She left us in the darkroom.
Soon we heard stone sliding against stone as the door to the catacombs opened. Colin and I were right next to the door as if we never had stepped deeper inside, none of the lights were on.
Tasha stood there, beaming to the both of us. Standing next to her was Elon.
“You tell someone to not do one, simple thing.” Elon laughed and grabbed Colin, pulling him out. “You’re an easy read man!”
I walked out, looking to Tasha.
Tasha continued to beam to me, “It’s nice to see you two made up.”
“What was that?” I asked, looking back inside.
Elon chuckled. “Tasha said if we shut you two into a closed-off room, you’d be more likely to make up. Why, did something weird happen?”
I turned to Colin, and we both looked to Tasha, who chuckled under her breath. “No, just…” I turned to him. “I found my brother.”
“Cheesy,” Elon grinned. “But good. Don’t lose him again, otherwise, we lock you in the catacombs for a week!”
Colin shook his head. “Nope, not doing that again.” He cleared his throat and turned to me. “You still want to talk to Trish, right?”
I looked to the right, the stairs continuing downward. “Yeah.”
“Elon, why don’t you take Colin to Timothy and explain to him why I think he’s more than worthy now?” Tasha asked, “Who knows? Timothy just may let him stay with us,”
Colin’s eyes lit up, but he pulled his excitement back. “Really?”
Tasha nodded, “Yes, I think Trevor needs to handle this next trial by himself.”
Elon slapped Colin on the back and started escorting him up. “I have to ask, what was the plan if you couldn’t get out?”
“Honestly?” Colin chuckled as they both walked up the steps, “I have no idea.”
Tasha faced me. “After you.”
I nodded and made my way downward with her. “Is Jorge still in the temple?”
“Oh, he is always here, yes. He is the curator,” Tasha informed me.
“Is he an angel now?” I frowned. “I’m just curious.”
Tasha shook her head as we reached the bottom of the stairs. “No, Jorge serves best as a mortal man and he prefers it that way. He is a man of faith and a very diligent man, one of my closest friends, to be honest.”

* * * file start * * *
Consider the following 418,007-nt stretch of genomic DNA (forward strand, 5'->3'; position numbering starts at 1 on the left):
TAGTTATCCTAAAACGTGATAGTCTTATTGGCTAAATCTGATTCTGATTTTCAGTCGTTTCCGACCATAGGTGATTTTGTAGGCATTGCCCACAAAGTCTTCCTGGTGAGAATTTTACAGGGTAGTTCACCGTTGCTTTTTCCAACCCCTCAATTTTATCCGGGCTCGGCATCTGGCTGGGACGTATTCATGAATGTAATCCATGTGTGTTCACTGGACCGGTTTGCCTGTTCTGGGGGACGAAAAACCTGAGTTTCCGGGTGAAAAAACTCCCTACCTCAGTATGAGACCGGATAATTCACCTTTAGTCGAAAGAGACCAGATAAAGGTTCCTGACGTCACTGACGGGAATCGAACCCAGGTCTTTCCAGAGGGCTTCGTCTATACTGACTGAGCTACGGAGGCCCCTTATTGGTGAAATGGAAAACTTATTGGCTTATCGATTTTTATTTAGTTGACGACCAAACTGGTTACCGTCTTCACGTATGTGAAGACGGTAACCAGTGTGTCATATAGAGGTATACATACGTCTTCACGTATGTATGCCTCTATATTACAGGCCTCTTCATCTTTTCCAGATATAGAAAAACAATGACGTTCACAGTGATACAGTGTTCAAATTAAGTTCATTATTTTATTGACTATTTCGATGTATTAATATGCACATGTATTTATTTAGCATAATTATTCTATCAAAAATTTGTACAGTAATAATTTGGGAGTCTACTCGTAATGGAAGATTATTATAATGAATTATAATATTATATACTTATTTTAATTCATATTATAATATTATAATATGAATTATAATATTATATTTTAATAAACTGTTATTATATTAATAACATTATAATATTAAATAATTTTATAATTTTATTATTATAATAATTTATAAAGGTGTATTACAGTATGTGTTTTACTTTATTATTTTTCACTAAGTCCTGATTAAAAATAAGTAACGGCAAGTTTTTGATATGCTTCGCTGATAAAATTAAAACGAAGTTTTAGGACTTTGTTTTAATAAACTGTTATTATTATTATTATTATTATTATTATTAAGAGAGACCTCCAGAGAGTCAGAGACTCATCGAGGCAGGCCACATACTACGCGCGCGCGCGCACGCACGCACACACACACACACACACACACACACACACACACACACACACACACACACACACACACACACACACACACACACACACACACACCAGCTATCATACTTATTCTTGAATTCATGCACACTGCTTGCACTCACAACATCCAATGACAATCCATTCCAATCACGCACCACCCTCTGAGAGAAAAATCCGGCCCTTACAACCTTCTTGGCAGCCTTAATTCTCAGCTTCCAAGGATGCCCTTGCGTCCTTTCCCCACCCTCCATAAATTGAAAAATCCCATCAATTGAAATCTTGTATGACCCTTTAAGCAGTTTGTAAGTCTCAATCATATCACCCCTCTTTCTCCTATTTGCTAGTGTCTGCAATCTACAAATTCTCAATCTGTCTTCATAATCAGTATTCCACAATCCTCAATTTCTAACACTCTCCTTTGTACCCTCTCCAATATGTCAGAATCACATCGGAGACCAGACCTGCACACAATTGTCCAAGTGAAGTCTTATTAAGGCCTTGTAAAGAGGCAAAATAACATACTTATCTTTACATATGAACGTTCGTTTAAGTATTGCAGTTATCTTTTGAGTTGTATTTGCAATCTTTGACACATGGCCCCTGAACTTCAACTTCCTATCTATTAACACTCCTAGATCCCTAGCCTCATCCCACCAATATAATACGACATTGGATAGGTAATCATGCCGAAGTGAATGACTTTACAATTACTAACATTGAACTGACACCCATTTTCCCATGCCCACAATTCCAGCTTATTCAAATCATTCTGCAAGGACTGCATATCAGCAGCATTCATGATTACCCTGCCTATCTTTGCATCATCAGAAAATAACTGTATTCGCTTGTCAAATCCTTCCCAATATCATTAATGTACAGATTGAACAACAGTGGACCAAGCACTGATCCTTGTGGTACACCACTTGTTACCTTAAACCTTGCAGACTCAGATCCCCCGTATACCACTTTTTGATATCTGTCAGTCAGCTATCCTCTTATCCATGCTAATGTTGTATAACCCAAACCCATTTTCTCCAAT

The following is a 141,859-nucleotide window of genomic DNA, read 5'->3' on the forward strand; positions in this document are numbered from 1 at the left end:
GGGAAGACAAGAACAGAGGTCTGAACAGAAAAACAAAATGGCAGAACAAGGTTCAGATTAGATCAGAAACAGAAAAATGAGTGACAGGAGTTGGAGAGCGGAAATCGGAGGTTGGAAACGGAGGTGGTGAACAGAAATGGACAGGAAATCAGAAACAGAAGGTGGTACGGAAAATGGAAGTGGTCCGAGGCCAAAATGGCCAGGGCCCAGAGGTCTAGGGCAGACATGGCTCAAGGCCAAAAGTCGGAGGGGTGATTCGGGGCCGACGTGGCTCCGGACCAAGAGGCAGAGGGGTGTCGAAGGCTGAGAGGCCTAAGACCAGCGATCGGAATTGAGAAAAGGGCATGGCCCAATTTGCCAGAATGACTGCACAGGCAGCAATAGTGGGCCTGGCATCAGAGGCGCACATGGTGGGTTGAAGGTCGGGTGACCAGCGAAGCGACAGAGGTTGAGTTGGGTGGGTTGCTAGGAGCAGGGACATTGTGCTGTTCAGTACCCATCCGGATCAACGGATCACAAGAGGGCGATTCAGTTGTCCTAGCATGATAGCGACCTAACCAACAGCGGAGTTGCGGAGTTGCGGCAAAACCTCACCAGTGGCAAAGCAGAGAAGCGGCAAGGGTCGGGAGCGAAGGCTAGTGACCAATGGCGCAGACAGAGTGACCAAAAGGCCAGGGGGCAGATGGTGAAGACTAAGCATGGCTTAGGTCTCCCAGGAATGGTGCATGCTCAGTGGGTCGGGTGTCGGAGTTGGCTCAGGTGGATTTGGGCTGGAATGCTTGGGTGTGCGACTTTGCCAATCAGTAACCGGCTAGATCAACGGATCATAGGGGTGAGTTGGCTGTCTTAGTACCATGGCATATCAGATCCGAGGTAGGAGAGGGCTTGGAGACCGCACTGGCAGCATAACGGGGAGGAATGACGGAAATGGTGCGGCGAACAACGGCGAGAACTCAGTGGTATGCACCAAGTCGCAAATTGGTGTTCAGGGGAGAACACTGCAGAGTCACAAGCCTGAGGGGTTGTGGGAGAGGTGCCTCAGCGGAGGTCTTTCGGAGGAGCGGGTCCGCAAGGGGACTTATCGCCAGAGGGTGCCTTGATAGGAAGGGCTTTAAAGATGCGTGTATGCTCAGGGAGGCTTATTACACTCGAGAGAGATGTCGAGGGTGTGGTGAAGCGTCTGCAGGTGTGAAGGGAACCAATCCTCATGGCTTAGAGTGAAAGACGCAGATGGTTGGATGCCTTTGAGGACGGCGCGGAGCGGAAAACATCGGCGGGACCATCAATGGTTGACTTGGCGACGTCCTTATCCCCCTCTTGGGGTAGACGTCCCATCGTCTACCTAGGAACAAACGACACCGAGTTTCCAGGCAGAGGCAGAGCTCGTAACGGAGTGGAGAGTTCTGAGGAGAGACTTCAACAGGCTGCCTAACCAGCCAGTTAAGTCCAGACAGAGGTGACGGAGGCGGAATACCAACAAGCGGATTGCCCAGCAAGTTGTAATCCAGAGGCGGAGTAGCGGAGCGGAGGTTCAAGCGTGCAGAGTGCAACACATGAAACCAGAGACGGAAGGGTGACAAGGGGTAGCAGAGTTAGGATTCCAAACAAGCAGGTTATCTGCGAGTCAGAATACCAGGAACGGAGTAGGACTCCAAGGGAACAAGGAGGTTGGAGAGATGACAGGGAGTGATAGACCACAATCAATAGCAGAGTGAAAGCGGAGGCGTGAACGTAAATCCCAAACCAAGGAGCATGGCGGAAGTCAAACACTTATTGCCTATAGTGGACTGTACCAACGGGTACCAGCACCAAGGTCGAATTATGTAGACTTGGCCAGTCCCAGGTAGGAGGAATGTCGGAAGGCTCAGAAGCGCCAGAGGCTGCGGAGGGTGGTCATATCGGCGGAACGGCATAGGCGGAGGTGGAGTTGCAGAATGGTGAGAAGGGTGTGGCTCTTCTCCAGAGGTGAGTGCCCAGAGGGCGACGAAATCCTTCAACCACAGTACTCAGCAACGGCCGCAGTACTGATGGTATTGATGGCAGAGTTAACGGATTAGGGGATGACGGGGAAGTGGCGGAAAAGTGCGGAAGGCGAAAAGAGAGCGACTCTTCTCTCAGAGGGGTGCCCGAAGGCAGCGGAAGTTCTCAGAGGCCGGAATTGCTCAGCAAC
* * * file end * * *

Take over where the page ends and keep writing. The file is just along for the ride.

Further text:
At the bottom of the staircase, the room lit up again with white lights. Countless cells lined either side of the massive corridor. All were dark but one a few rows in.
Tasha smiled at me, pulling out her staff and leaning on it. “I’ll let you go from here.”
“When I saw Samael, I saw another angel.” I turned to her. “They said you were their avatar. Who are they?”
Tasha placed her hand on my shoulder. “Did they speak their name to you?”
I shook my head. “No, but you move like her.” I frowned, “Are you her?”
“Seraphiel is not a woman nor a man,” Tasha explained. “Not every angel assigns or prefers a particular gender. Saint Michael prefers to be male because he favors strength and power over grace. Ariel prefers to be female, as she feels it helps her connect to nature. She feels more motherly, so to speak.”
“When did Seraphiel come to you?” I asked. “She, er, he…”
“They,” Tasha corrected.
“Er, they? Okay.” I cleared my throat. “They said you were their avatar for a long time.”
Tasha looked down the cellblock again. “When Belial was trying to tempt me, demanding I serve him, I asked God to send me an angel to save me from his torment.” She smiled at me. “Seraphiel came to me and helped me.”
I heaved a sigh. “I can’t ask an angel to help me now, can I?”
Tasha smiled. “Your angel could be waiting in that cell, for all you know.”
I cracked my neck, rolled my shoulders and wished I could light a cigarette up before I walked down the hallway. The sounds of broken glass emanated from one cell.
As I approached the cell, I saw Trish/Lilith. She curled her tail up under her before a small vanity, she had shattered the mirror on it. Under her was some kind of bedding. She was toying with the broken pieces of glass, looking bored. Trish/Lilith had her black wings tucked tight against her back, her hair a little less wild, but still in dreadlocks.
She must have caught me out of the corner of her eye because she smiled at me, a rather sharp toothy grin. “Trev!” She’s still Trish.
I smiled weakly. “So… hi.”
Trish/Lilith grabbed the bedding under her and covered her tail as best she could as she slithered to the bars. “I’m sorry, I’d put the tail away but this place--”
“Removes illusions,” I informed her, looking over her wings. “Can you fly?”
Trish rolled her eyes. “With the tail? I can glide, kind of like a maple leaf… it’s not graceful.”
I search around for a chair but didn’t see one, so I just looked over her cell.
Besides the vanity and the bed, there appeared a small alcove which likely had a toilet.
Trish/Lilith turned to the corner I was investigating and turned back to me. “Surprisingly, there’s a shower in there too. Seems the accommodations in an Angel Prison aren’t too shabby.” She sighed. “Still boring. I wish I had my Switch.”
I nodded. “Yeah.” I fixed her with a stern gaze. “Trish, why did you try to break